We will also hold three town halls— opportunities for us to engage with the community and receive your critical feedback. These events will take place at the following dates, times and locations:
- Wednesday, May 6: 9-11 a.m., Lexmark Public Room, 209 Main Building
- Thursday, May 7: 1-3 p.m., UK Athletic Association Auditorium, W.T. Young Library
- Wednesday, May 13: 10 a.m.-12 p.m., Bio-Pharm Complex, Room 234-B
These events will also be live streamed on UKNow. Individuals watching via live stream will have the opportunity to email and tweet questions and comments.
The leadership team will review your feedback and make final edits to the plan before presenting it to our Board of Trustees for its consideration in June.
This strategic plan, which will guide our efforts between now and 2020, is critical in providing our campus and those we serve with a set of clear principles and objectives for the vision and goals we will share as an institution.
Your engagement has already been, and will continue to be, critical to the successful completion of the plan. I look forward to our work, together, to make this vision a reality.
Timothy S. Tracy
LEXINGTON, Ky. (April 27, 2015) — The University of Kentucky Women & Philanthropy Network is calling for submission of proposals for potential funding in 2016.
The UK Women & Philanthropy Network (W & P) is an organization of alumni and friends who have pooled their love for UK, along with their time, talents and resources to help fund important programs and projects at UK. Founded in 2007 with a vision to build a better UK and Commonwealth, W & P continues to grow in size and strength, dedicating the funding provided by members to assist in the life and growth of UK.
W & P has funded a wide array of projects since its inception, awarding more than $1 million to scholarship recipients, colleges and programs. Recipients of funding in 2014 were programs in the Robinson Scholars Program, Honors Program, College of Health Sciences, College of Education, College of Communication and Information and College of Arts and Sciences.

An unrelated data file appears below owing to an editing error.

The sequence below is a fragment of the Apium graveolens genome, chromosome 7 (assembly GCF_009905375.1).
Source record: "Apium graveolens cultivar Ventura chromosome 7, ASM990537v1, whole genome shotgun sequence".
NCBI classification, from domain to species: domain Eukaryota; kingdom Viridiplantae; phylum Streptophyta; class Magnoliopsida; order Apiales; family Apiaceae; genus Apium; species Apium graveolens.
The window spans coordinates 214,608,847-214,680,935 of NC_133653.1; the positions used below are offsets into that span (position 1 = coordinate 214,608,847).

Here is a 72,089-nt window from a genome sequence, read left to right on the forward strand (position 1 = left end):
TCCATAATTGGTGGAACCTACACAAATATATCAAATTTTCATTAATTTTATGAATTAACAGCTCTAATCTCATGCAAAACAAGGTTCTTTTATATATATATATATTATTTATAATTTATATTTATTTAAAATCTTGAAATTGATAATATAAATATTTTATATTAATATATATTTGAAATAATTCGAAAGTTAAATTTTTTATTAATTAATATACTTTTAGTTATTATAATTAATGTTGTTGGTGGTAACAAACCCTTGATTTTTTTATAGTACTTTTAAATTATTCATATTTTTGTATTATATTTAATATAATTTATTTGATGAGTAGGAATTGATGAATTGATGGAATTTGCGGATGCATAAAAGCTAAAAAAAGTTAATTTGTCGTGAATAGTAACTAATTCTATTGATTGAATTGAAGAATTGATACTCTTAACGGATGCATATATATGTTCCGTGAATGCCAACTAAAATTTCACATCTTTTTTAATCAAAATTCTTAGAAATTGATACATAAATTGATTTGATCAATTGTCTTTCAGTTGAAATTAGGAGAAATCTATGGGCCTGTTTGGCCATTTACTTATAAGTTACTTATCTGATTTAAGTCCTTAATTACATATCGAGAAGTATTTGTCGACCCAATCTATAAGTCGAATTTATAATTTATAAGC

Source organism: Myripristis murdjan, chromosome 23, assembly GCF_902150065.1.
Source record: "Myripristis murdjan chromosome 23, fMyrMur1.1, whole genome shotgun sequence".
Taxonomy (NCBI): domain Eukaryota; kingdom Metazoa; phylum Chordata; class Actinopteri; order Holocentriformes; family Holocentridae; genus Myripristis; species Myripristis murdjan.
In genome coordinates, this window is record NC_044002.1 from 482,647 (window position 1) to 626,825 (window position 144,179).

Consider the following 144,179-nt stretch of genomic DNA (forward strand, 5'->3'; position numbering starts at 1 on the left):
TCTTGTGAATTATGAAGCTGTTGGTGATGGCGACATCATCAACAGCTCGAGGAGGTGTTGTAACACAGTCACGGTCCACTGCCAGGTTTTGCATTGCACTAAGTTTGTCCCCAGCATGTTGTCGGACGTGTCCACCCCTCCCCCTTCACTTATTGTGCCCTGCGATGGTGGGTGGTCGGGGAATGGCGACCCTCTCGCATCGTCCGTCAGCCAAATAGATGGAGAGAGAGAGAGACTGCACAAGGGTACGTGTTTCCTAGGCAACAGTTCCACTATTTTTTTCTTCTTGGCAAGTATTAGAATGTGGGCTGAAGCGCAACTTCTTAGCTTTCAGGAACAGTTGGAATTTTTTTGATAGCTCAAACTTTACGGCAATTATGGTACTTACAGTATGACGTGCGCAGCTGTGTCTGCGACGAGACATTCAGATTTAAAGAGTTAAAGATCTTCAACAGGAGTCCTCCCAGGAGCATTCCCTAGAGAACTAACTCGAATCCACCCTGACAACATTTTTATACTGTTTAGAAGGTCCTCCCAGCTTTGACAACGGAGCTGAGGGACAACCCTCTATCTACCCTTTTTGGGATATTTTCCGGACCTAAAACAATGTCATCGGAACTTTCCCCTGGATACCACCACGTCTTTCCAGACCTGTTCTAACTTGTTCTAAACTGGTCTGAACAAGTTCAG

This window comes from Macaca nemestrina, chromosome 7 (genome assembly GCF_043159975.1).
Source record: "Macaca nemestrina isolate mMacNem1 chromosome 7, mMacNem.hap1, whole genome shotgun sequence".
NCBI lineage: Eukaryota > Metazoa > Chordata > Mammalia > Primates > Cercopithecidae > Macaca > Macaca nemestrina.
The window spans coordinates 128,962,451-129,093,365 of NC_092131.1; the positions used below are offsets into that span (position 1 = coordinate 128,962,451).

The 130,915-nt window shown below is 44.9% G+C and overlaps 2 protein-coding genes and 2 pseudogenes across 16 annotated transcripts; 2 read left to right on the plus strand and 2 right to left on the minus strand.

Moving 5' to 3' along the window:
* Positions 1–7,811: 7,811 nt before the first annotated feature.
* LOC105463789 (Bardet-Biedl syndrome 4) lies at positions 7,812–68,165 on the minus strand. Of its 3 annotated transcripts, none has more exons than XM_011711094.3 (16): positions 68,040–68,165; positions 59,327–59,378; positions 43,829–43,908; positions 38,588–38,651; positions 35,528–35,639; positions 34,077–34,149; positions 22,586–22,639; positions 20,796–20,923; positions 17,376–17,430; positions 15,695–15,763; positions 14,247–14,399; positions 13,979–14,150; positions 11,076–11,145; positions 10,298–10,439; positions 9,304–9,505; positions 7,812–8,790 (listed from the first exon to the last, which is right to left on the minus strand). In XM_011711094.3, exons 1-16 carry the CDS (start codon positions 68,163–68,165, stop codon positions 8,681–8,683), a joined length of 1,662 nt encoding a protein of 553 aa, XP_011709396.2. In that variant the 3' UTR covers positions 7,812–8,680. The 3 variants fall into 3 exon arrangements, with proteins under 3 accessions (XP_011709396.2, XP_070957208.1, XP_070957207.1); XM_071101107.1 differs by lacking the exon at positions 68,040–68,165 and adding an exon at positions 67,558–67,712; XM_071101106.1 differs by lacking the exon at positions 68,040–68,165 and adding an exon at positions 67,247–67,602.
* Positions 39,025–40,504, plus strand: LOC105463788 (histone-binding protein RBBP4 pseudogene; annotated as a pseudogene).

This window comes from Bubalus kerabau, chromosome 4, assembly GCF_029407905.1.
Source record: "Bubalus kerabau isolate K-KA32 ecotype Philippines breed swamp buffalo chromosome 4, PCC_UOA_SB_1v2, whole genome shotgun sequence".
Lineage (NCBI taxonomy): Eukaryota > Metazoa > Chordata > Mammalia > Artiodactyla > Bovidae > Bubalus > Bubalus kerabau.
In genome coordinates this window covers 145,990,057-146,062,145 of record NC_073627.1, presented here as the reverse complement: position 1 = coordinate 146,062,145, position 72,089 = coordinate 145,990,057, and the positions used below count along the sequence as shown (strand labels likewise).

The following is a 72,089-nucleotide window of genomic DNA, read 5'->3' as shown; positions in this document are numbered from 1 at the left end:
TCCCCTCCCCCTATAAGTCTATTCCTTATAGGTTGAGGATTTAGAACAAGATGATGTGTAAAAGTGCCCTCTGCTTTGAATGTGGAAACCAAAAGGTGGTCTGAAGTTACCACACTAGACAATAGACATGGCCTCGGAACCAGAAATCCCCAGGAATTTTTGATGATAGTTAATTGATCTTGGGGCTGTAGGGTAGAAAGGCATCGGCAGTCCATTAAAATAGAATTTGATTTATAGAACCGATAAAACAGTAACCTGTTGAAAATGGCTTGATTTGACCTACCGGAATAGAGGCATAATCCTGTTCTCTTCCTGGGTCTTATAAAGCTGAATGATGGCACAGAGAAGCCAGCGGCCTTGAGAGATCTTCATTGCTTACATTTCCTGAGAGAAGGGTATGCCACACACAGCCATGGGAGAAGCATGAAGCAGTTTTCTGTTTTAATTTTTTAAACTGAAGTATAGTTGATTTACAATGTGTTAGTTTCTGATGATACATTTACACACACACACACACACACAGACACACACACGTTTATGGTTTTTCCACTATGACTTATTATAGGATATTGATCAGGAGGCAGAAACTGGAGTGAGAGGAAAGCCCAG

Department proposal submissions should focus on areas of scholarships, research and programs. Departments and programs that have priorities in these areas should contact their dean or vice president to secure a proposal application form.
Proposals should be submitted to Paula L. Pope at the UK Office of Development, 129 Sturgill Development Building, 0015 or via email to email@example.com no later than 5 p.m. Monday, June 15, 2015. Selected proposals will be presented Nov. 6, 2015, to the W & P Network who will vote for the proposals deemed most impactful. Recommendation for funding will be determined according to the number of votes received for each proposal and awards will be made in early 2016.
For more information contact Paula Pope at 859-257-3187.
LEXINGTON, Ky. (April 28, 2015) — The University of Kentucky International Studies Abroad Diversity Scholarship has been awarded to two students to help them further their studies through education abroad.
Derrick Quarles, a kinesiology major, and Miyana Sarver, a human communications major, will receive between $2,500 and $5,000 that can be applied to an International Studies Abroad (ISA) study abroad program of their choice within two years.
Quarles, who is involved in Kappa Alpha Psi Fraternity Inc., Black Student Union, and the University of Kentucky Club Basketball Team, plans to use his scholarship to study kinesiology in Valencia, Spain.
“I'm so grateful for this opportunity to study abroad and this scholarship really made it possible,“ said Quarles. “During my first time out the country, I will have some guidance and peers that I can relate to.”
Sarver currently serves on the executive board as an activities chair member for Black Student Union. She is also a peer educator for UK Catalyst Coalition and was previously a mentor for the College Mentor For Kids Volunteer Organization.
Sarver plans to use her scholarship to study communications in Dublin, Ireland, where she aspires to learn about other cultures and gain experiences that will set her apart on a resume. She also hopes to inspire others to reach for their goals.
“I hope this experience will spark my curiosity in the world and cause me to challenge my views and the way I learn,” said Sarver. “But most importantly, I want this to help me become a better woman and a better student.”
The ISA-UK Diversity Scholarship offers two award cycles a year and is not tied to a specific term. Students who contribute to the university’s growing interest in the educational benefits of a diverse student body will be considered for the award.